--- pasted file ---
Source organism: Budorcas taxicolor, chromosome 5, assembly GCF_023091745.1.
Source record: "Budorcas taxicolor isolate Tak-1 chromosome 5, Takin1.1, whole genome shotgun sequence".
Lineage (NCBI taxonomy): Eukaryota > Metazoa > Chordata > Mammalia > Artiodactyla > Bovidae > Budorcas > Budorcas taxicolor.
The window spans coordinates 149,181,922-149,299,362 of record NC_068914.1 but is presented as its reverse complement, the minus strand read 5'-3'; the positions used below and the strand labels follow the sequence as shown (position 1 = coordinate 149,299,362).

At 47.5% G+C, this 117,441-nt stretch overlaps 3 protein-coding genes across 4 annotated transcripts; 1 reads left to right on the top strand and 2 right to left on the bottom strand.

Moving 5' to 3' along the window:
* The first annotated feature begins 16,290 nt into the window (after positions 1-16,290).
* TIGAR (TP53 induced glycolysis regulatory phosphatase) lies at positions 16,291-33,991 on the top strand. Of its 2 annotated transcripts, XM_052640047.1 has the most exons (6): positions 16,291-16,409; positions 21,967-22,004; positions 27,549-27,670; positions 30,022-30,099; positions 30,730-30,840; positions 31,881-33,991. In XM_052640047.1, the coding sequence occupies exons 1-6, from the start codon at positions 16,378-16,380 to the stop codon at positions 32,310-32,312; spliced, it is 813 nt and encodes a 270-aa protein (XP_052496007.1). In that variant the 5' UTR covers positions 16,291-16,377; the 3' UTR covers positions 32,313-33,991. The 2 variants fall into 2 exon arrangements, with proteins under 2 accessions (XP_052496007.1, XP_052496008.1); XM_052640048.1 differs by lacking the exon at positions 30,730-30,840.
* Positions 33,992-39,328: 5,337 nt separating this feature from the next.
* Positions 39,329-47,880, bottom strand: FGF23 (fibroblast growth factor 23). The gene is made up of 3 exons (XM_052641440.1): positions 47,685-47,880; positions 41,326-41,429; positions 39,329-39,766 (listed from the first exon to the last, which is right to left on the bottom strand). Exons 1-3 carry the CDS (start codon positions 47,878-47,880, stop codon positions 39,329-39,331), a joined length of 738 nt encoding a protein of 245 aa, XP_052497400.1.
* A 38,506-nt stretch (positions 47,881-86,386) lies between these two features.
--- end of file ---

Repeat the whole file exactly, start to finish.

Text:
Source organism: Budorcas taxicolor, chromosome 5, assembly GCF_023091745.1.
Source record: "Budorcas taxicolor isolate Tak-1 chromosome 5, Takin1.1, whole genome shotgun sequence".
Lineage (NCBI taxonomy): Eukaryota > Metazoa > Chordata > Mammalia > Artiodactyla > Bovidae > Budorcas > Budorcas taxicolor.
The window spans coordinates 149,181,922-149,299,362 of record NC_068914.1 but is presented as its reverse complement, the minus strand read 5'-3'; the positions used below and the strand labels follow the sequence as shown (position 1 = coordinate 149,299,362).

At 47.5% G+C, this 117,441-nt stretch overlaps 3 protein-coding genes across 4 annotated transcripts; 1 reads left to right on the top strand and 2 right to left on the bottom strand.

Moving 5' to 3' along the window:
* The first annotated feature begins 16,290 nt into the window (after positions 1-16,290).
* TIGAR (TP53 induced glycolysis regulatory phosphatase) lies at positions 16,291-33,991 on the top strand. Of its 2 annotated transcripts, XM_052640047.1 has the most exons (6): positions 16,291-16,409; positions 21,967-22,004; positions 27,549-27,670; positions 30,022-30,099; positions 30,730-30,840; positions 31,881-33,991. In XM_052640047.1, the coding sequence occupies exons 1-6, from the start codon at positions 16,378-16,380 to the stop codon at positions 32,310-32,312; spliced, it is 813 nt and encodes a 270-aa protein (XP_052496007.1). In that variant the 5' UTR covers positions 16,291-16,377; the 3' UTR covers positions 32,313-33,991. The 2 variants fall into 2 exon arrangements, with proteins under 2 accessions (XP_052496007.1, XP_052496008.1); XM_052640048.1 differs by lacking the exon at positions 30,730-30,840.
* Positions 33,992-39,328: 5,337 nt separating this feature from the next.
* Positions 39,329-47,880, bottom strand: FGF23 (fibroblast growth factor 23). The gene is made up of 3 exons (XM_052641440.1): positions 47,685-47,880; positions 41,326-41,429; positions 39,329-39,766 (listed from the first exon to the last, which is right to left on the bottom strand). Exons 1-3 carry the CDS (start codon positions 47,878-47,880, stop codon positions 39,329-39,331), a joined length of 738 nt encoding a protein of 245 aa, XP_052497400.1.
* A 38,506-nt stretch (positions 47,881-86,386) lies between these two features.